c.) Pathway analysis
d.) Interaction analysis
e.) Gene Ontology analysis of the obtained results

Organizers:
Lennart Martens, Ghent University
Marc Vaudel, ISAS Dortmund 

Thursday, June 28th & Friday, June 29th 

 Phosphorylation Analysis, Rene Zahedi

Hands-On Workshop
9.00-12.30h / 13.30-16.00 

In this hands-on workshop, 4-5 partipants will process samples for phosphoproteomic analyses.

Cell lysates will be proteolytically digested and processed, phosphopeptides will be enriched and analyzed by nLC-MS/MS with high mass accuracy. Moreover, participants will learn about current quality control issues in phosphoproteomics such as correct site localization, false discovery rates, and will be introduced to phosphopeptide spectrum interpretation. In addition, quantitative phosphoproteomics strategies, such as iTRAQ, SILAC and SRM will be covered.

Topics:

  • nLC MS/MS analysis and processing of raw files
  • phosphopeptide enrichment
  • quantitative phosphoproteomics
  • data analysis and pitfalls during spectrum interpretation
  • troubleshooting
  • Quantification results interpretation: who is regulated?

Thursday, June 28th & Friday, June 29th

Thiol Redox-Proteomics small pdf icon
Lars Leichert, Alexandra Müller

Hands-On Workshop
9.00-12.30h / 13.30-16.00

This hands-on workshop will cover the general principles of MS-based redox-proteomics using a model protein. The workshop is aimed at proteome-researchers with an interest in oxidative stress and redox-biology.

Oxidative stress is the inevitable consequence of an aerobic life-style. Reactive oxygen species, the unwanted by-products of many essential cellular processes, such as respiration, can damage virtually all important bio-molecules. Therefore it is not surprising that many pathological conditions are associated with oxidative stress and that on a molecular level reactive oxygen species are thought to be the causative agent of cellular ageing.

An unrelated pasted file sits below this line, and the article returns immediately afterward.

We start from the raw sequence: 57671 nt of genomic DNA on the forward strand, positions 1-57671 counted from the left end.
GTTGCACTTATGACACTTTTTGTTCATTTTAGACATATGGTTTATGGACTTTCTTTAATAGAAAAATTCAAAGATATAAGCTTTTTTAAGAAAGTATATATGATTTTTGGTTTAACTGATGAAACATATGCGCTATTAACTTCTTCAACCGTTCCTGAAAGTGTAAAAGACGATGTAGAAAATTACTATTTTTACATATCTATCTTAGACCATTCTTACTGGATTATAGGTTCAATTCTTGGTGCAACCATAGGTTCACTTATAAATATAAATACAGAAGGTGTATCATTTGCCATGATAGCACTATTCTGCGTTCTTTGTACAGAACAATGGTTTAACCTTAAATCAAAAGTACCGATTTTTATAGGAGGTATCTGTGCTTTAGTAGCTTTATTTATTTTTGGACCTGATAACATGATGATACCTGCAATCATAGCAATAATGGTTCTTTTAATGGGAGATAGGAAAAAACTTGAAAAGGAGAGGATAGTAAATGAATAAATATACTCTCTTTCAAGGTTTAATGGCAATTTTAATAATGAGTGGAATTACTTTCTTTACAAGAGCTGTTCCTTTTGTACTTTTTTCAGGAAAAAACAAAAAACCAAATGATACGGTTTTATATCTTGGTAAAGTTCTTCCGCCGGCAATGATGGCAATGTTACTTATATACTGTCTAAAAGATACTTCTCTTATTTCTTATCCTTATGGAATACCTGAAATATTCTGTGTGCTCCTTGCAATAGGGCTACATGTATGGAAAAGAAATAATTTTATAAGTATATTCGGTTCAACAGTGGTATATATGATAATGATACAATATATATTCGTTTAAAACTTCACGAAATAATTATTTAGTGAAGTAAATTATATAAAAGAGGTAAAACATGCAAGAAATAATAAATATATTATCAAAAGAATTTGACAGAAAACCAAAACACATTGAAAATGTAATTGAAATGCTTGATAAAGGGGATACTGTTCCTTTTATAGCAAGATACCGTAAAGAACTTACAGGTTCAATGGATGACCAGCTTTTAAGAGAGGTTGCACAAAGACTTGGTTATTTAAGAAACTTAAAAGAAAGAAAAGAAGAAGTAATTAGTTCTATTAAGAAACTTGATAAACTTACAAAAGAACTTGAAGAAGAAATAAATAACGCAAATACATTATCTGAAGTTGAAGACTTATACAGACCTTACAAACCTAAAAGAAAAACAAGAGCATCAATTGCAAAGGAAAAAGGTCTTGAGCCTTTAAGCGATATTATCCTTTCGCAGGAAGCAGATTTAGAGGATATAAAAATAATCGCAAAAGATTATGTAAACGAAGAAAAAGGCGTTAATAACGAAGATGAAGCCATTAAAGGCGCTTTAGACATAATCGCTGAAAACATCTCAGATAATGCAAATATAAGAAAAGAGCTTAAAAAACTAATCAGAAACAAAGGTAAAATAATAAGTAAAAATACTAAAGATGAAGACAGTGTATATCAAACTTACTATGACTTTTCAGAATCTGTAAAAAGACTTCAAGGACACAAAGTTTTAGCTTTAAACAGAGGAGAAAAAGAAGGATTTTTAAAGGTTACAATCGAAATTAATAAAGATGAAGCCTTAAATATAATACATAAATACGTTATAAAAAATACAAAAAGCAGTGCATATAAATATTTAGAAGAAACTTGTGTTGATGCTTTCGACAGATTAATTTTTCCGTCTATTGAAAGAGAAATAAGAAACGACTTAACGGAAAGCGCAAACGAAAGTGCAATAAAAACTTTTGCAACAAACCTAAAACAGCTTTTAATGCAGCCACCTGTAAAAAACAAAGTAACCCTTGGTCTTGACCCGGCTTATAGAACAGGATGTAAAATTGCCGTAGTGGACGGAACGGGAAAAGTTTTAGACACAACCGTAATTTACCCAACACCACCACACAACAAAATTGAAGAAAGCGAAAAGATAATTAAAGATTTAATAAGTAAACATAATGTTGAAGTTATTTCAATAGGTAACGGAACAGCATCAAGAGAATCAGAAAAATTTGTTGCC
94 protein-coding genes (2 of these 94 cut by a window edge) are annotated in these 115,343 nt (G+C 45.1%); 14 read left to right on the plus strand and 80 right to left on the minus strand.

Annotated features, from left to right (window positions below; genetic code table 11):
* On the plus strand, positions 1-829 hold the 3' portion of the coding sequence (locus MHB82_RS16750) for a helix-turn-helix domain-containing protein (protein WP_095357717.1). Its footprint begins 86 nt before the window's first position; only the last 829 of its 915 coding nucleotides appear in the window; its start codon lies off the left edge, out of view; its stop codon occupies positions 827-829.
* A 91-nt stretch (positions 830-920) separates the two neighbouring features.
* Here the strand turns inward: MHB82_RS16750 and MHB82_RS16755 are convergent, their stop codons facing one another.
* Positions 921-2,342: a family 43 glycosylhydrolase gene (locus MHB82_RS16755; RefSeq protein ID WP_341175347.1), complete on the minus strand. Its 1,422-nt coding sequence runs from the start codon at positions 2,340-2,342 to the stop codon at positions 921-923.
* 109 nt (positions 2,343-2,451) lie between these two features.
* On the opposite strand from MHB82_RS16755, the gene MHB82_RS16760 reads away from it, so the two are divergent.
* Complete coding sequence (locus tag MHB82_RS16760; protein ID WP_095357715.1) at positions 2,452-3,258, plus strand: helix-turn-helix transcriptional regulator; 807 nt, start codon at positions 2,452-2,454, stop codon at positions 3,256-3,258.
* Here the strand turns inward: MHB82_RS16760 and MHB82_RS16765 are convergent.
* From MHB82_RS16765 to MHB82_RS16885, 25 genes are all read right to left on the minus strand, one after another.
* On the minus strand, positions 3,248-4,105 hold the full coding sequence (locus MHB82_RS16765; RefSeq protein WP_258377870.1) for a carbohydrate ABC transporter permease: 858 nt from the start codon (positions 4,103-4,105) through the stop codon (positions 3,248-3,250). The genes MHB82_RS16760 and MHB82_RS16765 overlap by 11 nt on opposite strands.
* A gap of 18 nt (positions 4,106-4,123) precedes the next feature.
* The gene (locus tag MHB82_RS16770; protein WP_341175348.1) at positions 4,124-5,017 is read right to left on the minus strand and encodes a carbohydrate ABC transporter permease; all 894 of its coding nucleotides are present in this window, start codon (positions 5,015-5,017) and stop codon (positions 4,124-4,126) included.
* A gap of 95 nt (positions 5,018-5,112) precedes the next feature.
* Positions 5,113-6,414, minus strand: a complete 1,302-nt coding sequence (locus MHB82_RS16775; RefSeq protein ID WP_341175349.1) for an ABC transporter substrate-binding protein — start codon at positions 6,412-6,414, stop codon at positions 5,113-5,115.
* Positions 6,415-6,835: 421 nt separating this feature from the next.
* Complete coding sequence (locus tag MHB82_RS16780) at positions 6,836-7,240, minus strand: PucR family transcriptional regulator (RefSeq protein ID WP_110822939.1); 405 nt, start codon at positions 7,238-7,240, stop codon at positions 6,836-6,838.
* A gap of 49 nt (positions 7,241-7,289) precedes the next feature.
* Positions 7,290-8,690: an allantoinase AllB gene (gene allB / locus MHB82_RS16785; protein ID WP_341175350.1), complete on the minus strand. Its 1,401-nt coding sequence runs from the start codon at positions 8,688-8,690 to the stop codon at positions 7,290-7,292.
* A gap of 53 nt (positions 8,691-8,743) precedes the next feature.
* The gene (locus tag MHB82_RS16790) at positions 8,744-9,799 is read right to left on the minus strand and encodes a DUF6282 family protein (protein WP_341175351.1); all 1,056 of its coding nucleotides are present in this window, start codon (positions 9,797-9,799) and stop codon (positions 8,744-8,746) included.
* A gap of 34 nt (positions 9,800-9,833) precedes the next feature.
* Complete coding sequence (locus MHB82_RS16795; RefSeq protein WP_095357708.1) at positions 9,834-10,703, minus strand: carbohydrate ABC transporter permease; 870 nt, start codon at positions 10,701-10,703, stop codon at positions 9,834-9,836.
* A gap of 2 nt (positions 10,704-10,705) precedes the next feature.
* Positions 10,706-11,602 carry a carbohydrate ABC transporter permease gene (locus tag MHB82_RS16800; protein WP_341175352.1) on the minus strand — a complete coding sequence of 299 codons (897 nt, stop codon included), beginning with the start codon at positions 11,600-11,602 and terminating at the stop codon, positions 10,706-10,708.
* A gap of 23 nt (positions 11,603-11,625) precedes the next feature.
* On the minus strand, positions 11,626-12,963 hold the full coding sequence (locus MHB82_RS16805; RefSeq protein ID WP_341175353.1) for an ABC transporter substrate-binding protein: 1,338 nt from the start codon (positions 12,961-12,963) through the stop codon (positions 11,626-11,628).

While these destructive properties of oxidative stress have long been known, more recently it became apparent, that so-called redox-regulated proteins are not damaged by oxidative stress, but instead use the amino-acid cysteine as a nano-switch to sense the redox-environment of the cell.

In the last few years quantitative proteomic methods have been developed to identify these redox-sensitive cysteines and to study cysteine oxidation under pathological and physiological stress conditions on a global level. Here, we will cover the basic principles of these methods and test our newly gained knowledge on a redox-regulated model protein.

The workshop will cover the following topics:

  • Oxidative thiol modifications, theory and practice
  • The pitfalls of redox-proteomics and how to avoid them best
  • Differential trapping of reduced and oxidized thiols
  • Isotope labeling of proteins for MS based quantification of the redox state
  • Correlation of the MS data with biological activity

This course is limited to 6 participants.

Organizers:
Lars Leichert, Medizinisches Proteom-Center, Bochum
Alexandra Müller, Medizinisches Proteom-Center, Bochum